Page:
Linked by Thom Holwerda on Mon 9th Aug 2010 10:47 UTC
Humor Now that I'm done with my internship and ready to take on OSNews again, I figured it'd be nice to start off with something light-hearted. I just read that Google bought an unmanned aerial vehicle equipped with a camera, ready to photograph whatever it flies across. We may consider Google's biggest threat to be privacy, but with all this computing power they have, their Street View cars, and now, unmanned flying drones, they look more and more like SkyNet to me. So, what's your most likely apocalyptic scenario?
Thread beginning with comment 436073
To view parent comment, click here.
To read all comments associated with this story, please click here.
RE: Comment by Kroc
by sbenitezb on Tue 10th Aug 2010 13:25 UTC in reply to "Comment by Kroc"
sbenitezb
Member since:
2005-07-22

We're living it. It's called 1984. (Or Brazil, as another good example)

Where no man is allowed to question how any part of the system, because that makes him a terrorist. Privacy is a crime because we've been told that only terrorists have something to hide. Corporations own everything, including your identity; nothing is truly yours.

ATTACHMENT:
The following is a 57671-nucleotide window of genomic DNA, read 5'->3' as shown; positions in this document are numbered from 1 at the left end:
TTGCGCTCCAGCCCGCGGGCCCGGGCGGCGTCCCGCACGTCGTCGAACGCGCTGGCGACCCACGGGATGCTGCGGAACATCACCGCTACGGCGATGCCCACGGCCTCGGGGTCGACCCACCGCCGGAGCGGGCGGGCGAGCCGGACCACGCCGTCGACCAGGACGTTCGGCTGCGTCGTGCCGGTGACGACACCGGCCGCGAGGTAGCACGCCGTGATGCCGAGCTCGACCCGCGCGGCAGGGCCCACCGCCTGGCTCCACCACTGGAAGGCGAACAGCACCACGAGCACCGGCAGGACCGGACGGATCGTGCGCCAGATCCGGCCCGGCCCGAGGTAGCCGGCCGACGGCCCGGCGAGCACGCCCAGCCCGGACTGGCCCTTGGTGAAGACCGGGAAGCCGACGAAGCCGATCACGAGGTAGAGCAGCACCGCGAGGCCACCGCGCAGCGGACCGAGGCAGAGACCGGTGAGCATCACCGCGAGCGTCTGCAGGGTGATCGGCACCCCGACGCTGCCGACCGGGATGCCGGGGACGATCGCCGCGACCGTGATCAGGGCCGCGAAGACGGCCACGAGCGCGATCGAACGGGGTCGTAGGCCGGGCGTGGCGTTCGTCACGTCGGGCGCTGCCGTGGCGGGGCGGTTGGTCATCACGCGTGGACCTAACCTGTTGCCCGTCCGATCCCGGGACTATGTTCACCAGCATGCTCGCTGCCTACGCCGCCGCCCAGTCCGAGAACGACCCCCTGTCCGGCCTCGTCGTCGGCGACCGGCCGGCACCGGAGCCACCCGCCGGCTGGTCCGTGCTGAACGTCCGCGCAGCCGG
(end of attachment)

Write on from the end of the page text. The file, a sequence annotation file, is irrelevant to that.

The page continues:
I disagree. That may be true in USA and other terrorist countries, but surely not everywhere. I'm allowed to question whatever I want to question about the system here, except it couldn't probably matter to much people.

As of privacy, you can get as much privacy as you want in your own home. No one is watching you (go check for hidden mics). If you are thinking of privacy in public areas, well, they are public areas, there's no guaranteed privacy anywhere outside your own house. Big brother could be watching you while you drive home, as any other person around you could, for that matter. So what you might be thinking is not about privacy, but public disclosure of your public activities.

Reply Parent Score: 2

RE[2]: Comment by Kroc
by Kroc on Wed 11th Aug 2010 07:04 in reply to "RE: Comment by Kroc"
Kroc Member since:
2005-11-10

The society we live in is brain-dead enough to put an ad up like this and think it alright:
http://www.bbc.co.uk/news/uk-10929203

And where is the opt-out for CCTV? If you went to someone’s home and they did have cameras in it—and they were fine with that, but you were not—where would the opt-out be for that?

Things are changing on the whole gradually, and through that the changes are becoming impossible for the one individual to reverse. Everybody has to go with the flow.

Reply Parent Score: 1